Gold Is Where You Find It

Gold is Where You Find It is a 1938 American romantic drama film that gives a fictionalized account of a true event— an ecological disaster whose effects are still felt in California today. Directed by Michael Curtiz and starring George Brent, Olivia de Havilland, and Claude Rains, with a screenplay by Warren Duff and Robert Buckner based on a story by Clements Ripley, the film is set 30 years after the first California Gold Rush, when hydraulic mining sends floods of muddy sludge into the Sacramento Valley, destroying crops and homes, ruining land and water sources and killing people caught in their path. The film highlights the conflict between the mining companies and the wheat farmers by adding a romance between a mining engineer (George Brent) and the daughter (Olivia de Havilland) of a prominent farmer (Claude Rains). She is herself dedicated to the idea that fruit can be raised in the valley. This Technicolor feature film was released on February 12, 1938 by Warner Bros. Pictures.

Gold Is Where You Find It
Gold is where you find it- 1938 - poster.png
Theatrical release poster
Directed byMichael Curtiz
Screenplay by
Story byClements Ripley
Produced by
Starring
CinematographySol Polito
Edited byClarence Kolster
Owen Marks (uncredited)
Music byMax Steiner
Production
company
Distributed byWarner Bros. Pictures
Release date
  • February 12, 1938 (1938-02-12) (USA)
Running time
94 minutes
CountryUnited States
LanguageEnglish

Plot summaryEdit

A new gold strike in California ten years after the American Civil War triggers a bitter feud between farmers and miners using hydraulic mining methods that devastate the wheat farms of the Sacramento Valley.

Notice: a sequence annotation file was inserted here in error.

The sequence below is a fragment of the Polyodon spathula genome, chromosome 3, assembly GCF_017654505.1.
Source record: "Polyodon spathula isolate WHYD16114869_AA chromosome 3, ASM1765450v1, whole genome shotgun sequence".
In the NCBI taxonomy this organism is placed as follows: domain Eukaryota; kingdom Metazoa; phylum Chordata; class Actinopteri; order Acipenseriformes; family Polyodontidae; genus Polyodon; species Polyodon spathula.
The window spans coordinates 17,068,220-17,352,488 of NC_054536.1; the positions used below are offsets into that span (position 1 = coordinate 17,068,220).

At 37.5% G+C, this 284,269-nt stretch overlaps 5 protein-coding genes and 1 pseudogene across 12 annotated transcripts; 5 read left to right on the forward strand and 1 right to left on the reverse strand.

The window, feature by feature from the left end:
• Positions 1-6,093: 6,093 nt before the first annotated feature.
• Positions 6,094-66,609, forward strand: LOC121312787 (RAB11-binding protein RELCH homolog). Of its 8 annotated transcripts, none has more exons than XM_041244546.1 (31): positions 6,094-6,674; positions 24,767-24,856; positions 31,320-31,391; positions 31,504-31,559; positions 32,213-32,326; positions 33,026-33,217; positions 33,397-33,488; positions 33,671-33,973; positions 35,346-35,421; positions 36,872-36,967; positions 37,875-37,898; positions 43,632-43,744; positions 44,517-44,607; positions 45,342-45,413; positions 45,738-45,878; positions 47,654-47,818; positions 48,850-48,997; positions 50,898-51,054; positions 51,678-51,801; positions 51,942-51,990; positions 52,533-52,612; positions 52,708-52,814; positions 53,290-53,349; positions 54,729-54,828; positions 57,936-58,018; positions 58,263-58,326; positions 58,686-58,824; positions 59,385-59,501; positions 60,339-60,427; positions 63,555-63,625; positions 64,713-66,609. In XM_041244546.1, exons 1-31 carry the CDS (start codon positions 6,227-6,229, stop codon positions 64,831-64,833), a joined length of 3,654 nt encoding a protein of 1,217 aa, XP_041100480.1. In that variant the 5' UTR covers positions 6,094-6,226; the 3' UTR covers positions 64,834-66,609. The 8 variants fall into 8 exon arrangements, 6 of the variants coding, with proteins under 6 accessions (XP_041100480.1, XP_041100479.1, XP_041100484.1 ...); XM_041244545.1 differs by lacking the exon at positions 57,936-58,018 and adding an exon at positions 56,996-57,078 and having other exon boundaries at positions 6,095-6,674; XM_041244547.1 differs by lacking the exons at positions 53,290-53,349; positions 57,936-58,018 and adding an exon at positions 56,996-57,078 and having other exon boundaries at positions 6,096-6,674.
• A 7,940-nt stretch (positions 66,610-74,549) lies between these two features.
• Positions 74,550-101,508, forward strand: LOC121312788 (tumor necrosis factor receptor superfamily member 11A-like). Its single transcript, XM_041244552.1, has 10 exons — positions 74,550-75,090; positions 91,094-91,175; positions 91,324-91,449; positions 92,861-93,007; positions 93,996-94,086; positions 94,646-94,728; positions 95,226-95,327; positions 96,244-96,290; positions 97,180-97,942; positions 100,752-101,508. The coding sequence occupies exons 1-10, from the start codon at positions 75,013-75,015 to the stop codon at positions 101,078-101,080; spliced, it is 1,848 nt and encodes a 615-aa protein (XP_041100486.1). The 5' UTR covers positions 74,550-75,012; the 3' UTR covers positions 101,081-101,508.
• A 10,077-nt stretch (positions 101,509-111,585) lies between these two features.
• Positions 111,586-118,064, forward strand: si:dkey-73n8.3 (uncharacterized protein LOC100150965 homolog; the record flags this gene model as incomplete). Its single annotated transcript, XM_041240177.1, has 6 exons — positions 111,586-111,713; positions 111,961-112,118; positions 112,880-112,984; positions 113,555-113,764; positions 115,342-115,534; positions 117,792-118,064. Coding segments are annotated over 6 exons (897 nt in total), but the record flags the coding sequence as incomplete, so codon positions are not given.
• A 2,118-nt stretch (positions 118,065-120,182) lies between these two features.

The film ends with Jared and Serena looking out over the valley while Jared speaks eloquently of the possible future. A vivid montage shows all the different trees bearing fruit there in the 1930s, ending with the orange groves. Serena's vision, once dismissed as impossible, has been realized.

CastEdit

NotesEdit

While stationed in South Carolina in 1919, Clements Ripley met and married Katherine (Kattie) Ball, the daughter of noted journalist W. W. Ball. They lived in North Carolina and grew peaches until 1927, when they moved to Charleston, South Carolina to become writers.

The real landmark lawsuit was Woodruff v. North Bloomfield Gravel Mining Company, brought in 1882 and settled in 1884.

This was the second Warner Bros. movie to be shot in the new three-strip Technicolor process.[2]

According to TCM's Brian Cady, "director Michael Curtiz's felicity with the Technicolor camera led Warner Brothers to put him in the director's chair in place of William Keighley for their next Technicolor extravaganza, The Adventures of Robin Hood (1938). "[3]

The film was shot near Weaverville, California[4] and was plagued by torrential rains.[2]

ReferencesEdit

  1. ^ American Film Institute Catalog
  2. ^ a b http://www.tcm.com/tcmdb/title/1007/Gold-Is-Where-You-Find-It/articles.html
  3. ^ "Gold Is Where You Find It (1938) – Articles – TCM.com". Turner Classic Movies. Retrieved 2019-10-15.
  4. ^ "Hollywood Holds A World Premier In Mining Town". The Christian Science Monitor. Feb 5, 1938. p. 3.

External linksEdit